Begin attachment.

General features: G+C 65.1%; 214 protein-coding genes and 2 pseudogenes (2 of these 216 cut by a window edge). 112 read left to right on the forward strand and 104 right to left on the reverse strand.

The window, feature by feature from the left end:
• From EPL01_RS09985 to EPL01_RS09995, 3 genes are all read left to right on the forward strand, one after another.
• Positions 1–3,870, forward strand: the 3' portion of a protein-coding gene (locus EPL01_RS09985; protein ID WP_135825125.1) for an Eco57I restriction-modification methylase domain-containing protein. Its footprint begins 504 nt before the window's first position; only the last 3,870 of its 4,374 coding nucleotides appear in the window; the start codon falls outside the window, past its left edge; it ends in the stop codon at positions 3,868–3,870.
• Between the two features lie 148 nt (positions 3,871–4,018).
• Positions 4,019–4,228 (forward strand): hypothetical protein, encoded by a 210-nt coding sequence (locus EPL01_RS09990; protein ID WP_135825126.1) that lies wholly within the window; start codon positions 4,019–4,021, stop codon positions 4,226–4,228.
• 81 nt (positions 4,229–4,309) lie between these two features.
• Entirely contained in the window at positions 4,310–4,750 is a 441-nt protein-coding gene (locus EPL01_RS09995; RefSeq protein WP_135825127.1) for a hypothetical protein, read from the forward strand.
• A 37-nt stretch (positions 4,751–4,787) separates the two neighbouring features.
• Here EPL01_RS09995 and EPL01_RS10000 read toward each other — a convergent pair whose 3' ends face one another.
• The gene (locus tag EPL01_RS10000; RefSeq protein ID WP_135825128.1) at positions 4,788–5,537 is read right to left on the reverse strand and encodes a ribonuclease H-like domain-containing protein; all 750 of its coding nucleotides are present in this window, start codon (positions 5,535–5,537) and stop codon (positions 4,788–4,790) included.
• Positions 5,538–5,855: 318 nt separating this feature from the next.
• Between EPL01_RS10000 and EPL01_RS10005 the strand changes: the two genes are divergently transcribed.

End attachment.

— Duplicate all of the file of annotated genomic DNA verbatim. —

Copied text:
General features: G+C 65.1%; 214 protein-coding genes and 2 pseudogenes (2 of these 216 cut by a window edge). 112 read left to right on the forward strand and 104 right to left on the reverse strand.

The window, feature by feature from the left end:
• From EPL01_RS09985 to EPL01_RS09995, 3 genes are all read left to right on the forward strand, one after another.
• Positions 1–3,870, forward strand: the 3' portion of a protein-coding gene (locus EPL01_RS09985; protein ID WP_135825125.1) for an Eco57I restriction-modification methylase domain-containing protein. Its footprint begins 504 nt before the window's first position; only the last 3,870 of its 4,374 coding nucleotides appear in the window; the start codon falls outside the window, past its left edge; it ends in the stop codon at positions 3,868–3,870.
• Between the two features lie 148 nt (positions 3,871–4,018).
• Positions 4,019–4,228 (forward strand): hypothetical protein, encoded by a 210-nt coding sequence (locus EPL01_RS09990; protein ID WP_135825126.1) that lies wholly within the window; start codon positions 4,019–4,021, stop codon positions 4,226–4,228.
• 81 nt (positions 4,229–4,309) lie between these two features.
• Entirely contained in the window at positions 4,310–4,750 is a 441-nt protein-coding gene (locus EPL01_RS09995; RefSeq protein WP_135825127.1) for a hypothetical protein, read from the forward strand.
• A 37-nt stretch (positions 4,751–4,787) separates the two neighbouring features.
• Here EPL01_RS09995 and EPL01_RS10000 read toward each other — a convergent pair whose 3' ends face one another.
• The gene (locus tag EPL01_RS10000; RefSeq protein ID WP_135825128.1) at positions 4,788–5,537 is read right to left on the reverse strand and encodes a ribonuclease H-like domain-containing protein; all 750 of its coding nucleotides are present in this window, start codon (positions 5,535–5,537) and stop codon (positions 4,788–4,790) included.
• Positions 5,538–5,855: 318 nt separating this feature from the next.
• Between EPL01_RS10000 and EPL01_RS10005 the strand changes: the two genes are divergently transcribed.